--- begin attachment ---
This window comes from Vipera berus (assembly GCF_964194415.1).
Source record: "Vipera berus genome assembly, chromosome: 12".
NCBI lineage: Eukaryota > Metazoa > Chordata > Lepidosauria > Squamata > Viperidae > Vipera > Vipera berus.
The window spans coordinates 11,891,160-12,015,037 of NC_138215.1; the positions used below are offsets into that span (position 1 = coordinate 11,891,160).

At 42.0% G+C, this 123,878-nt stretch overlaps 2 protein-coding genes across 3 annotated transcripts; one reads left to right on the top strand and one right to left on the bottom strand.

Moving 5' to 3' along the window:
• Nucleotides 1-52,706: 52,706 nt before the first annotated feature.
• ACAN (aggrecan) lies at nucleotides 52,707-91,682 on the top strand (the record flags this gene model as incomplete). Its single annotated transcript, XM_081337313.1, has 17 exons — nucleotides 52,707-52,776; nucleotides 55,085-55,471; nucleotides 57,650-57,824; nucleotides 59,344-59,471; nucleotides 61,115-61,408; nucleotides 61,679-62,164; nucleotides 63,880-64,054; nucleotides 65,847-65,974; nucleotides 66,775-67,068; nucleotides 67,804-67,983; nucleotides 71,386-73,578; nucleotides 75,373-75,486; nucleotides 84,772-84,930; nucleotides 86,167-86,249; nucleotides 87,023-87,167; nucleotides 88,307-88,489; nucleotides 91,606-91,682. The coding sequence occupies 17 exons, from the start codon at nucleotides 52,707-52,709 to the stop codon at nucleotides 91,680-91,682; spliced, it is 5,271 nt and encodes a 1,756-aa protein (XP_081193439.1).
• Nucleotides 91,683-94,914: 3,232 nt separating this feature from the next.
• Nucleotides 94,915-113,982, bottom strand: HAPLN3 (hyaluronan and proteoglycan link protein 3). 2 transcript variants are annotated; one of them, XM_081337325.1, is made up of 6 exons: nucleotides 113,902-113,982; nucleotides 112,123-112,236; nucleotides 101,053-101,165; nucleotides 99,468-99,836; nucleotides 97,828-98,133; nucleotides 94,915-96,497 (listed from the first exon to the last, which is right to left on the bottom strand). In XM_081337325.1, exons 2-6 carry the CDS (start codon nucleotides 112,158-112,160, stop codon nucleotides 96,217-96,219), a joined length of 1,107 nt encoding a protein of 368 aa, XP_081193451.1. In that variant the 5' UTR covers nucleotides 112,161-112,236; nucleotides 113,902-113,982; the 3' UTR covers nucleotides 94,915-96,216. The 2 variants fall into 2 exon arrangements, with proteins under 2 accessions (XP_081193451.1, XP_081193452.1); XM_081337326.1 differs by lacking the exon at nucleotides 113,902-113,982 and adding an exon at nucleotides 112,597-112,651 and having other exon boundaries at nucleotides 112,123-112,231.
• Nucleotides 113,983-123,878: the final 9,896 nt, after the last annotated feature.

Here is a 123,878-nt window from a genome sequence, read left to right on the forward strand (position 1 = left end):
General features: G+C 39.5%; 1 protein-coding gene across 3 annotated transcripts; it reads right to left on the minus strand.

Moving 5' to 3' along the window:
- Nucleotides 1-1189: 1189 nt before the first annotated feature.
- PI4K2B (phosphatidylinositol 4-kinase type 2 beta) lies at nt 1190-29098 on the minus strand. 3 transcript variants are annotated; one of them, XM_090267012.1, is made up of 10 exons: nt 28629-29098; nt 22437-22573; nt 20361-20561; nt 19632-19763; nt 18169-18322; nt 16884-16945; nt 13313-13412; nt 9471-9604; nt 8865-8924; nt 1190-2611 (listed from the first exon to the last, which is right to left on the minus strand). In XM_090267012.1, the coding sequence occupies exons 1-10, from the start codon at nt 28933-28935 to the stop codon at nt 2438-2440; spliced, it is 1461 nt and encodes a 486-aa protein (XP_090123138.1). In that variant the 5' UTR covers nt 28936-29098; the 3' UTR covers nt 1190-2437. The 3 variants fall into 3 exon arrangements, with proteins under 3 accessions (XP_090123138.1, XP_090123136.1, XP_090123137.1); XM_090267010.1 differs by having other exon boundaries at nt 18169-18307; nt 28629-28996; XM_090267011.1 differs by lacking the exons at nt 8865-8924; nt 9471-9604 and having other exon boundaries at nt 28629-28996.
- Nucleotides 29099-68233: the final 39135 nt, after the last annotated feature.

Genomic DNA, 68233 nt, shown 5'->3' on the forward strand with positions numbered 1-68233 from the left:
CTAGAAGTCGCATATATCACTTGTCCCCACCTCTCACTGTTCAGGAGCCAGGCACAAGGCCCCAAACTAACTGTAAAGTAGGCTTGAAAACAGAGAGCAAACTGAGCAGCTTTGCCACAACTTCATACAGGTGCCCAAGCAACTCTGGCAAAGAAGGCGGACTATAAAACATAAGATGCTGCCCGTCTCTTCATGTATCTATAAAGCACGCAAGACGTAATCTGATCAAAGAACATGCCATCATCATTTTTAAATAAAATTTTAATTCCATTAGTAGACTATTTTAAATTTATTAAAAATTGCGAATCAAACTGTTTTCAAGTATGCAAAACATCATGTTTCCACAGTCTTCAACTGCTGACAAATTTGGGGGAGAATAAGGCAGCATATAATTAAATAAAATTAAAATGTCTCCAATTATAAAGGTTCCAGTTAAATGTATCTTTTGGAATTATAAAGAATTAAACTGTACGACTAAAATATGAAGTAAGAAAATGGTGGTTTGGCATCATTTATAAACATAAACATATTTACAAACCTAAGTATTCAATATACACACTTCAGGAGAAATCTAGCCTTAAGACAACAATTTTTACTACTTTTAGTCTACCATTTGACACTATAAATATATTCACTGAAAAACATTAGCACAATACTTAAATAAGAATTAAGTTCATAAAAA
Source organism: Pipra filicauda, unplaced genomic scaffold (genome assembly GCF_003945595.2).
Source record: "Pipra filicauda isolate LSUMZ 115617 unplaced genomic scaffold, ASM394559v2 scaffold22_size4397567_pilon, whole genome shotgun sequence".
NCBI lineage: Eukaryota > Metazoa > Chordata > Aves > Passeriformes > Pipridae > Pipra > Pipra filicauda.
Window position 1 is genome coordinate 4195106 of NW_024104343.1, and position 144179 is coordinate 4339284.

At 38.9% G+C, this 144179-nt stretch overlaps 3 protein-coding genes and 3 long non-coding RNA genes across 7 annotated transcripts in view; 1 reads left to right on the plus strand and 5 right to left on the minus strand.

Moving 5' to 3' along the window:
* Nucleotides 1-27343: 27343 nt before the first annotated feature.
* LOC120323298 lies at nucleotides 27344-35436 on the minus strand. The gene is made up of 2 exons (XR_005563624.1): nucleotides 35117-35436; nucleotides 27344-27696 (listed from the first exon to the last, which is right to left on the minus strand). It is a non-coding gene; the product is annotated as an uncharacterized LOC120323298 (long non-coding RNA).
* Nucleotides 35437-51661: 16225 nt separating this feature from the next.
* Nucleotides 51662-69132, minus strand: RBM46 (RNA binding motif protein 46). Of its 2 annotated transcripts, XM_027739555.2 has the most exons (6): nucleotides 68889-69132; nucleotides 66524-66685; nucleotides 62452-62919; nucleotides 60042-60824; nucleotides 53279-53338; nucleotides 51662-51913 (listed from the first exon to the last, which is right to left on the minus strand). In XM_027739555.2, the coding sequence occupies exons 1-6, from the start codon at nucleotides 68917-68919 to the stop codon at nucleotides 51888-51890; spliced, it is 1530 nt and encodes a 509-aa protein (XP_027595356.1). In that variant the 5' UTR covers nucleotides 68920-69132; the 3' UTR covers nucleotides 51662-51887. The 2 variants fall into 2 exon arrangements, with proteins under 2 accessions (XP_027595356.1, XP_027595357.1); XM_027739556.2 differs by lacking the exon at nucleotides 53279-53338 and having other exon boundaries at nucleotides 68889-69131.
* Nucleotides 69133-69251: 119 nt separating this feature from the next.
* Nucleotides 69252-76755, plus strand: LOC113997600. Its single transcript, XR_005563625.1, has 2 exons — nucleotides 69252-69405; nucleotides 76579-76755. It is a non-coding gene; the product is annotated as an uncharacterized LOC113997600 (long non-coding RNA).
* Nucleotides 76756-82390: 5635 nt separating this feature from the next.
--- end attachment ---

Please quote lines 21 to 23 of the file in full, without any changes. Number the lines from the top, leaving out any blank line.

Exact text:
Source record: "Pipra filicauda isolate LSUMZ 115617 unplaced genomic scaffold, ASM394559v2 scaffold22_size4397567_pilon, whole genome shotgun sequence".
NCBI lineage: Eukaryota > Metazoa > Chordata > Aves > Passeriformes > Pipridae > Pipra > Pipra filicauda.
Window position 1 is genome coordinate 4195106 of NW_024104343.1, and position 144179 is coordinate 4339284.